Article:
2004
Volume 54, Issue 1
  • ISSN: 2589-4617
  • E-ISSN: 2667-2081

Abstract

Abstract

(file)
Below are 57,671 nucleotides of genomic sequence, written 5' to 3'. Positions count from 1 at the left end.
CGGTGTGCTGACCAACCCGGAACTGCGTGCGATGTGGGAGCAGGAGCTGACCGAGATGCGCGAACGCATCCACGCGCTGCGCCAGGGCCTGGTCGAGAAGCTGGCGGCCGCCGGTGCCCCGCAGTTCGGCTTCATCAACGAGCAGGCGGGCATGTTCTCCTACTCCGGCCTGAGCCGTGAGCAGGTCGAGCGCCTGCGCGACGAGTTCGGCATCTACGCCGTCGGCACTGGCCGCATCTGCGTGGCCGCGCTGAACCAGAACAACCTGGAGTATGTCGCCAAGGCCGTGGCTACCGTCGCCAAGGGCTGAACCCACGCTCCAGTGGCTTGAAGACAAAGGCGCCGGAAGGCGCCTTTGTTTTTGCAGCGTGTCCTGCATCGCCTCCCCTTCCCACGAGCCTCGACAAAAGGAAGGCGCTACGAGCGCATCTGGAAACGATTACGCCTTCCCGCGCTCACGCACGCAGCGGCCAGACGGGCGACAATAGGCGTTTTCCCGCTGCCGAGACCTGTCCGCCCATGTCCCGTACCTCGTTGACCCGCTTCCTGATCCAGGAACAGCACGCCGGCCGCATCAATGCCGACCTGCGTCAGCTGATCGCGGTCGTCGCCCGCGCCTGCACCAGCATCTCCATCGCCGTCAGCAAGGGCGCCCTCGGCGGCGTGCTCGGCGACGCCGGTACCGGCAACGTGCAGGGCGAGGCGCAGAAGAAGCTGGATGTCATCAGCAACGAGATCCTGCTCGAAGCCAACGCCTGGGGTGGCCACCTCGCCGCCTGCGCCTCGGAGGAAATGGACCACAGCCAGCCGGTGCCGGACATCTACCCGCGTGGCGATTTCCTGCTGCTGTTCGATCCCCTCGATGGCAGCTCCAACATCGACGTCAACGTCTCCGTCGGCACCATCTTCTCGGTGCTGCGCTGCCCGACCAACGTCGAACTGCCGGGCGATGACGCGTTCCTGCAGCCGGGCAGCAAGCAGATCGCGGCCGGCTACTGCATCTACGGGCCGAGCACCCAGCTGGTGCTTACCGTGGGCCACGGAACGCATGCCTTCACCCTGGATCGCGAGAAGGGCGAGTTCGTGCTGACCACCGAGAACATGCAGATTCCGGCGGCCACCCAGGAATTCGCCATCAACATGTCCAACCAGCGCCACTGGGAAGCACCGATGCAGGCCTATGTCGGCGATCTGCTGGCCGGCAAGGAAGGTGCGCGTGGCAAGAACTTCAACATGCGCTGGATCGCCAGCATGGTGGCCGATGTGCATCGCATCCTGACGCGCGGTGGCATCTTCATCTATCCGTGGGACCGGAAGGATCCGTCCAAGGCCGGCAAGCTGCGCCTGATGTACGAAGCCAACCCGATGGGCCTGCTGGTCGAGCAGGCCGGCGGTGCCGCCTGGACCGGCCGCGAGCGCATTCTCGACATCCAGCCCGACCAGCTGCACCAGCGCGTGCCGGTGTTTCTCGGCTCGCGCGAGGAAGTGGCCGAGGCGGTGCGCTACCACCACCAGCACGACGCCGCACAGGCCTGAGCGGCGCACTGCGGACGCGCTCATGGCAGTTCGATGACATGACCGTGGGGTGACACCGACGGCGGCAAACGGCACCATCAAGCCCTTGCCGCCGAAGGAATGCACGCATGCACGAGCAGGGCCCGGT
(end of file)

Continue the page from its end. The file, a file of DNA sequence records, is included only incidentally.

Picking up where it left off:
The professional use of numbers, tables, and statistics has been well studied for the (early) modern period. However, research on the application of Hindu-Arabic numerals and statistical practices by the middling ranks of society in the period between 1500 and 1850 is hitherto understudied. This article aims to provide a remedy for this historiographical gap by demonstrating when and how early modern chroniclers started to use Arabic numerals and tables in their writings and which developments we can discern in the period between 1500 and 1850. To do so, it turns to a corpus of 310 handwritten chronicles, produced by a heterogenous group of authors from the Low Countries. From the analyses, it appears that in the second half of the eighteenth-century local authorities stimulated statistical practices in their record-keeping and that these were consequently picked up by society at large. Studying these chronicles not only provides us with new perspectives on the broader reception of (new) knowledge and novel practices in this period, but also illustrates what early modern people regarded as useful knowledge.

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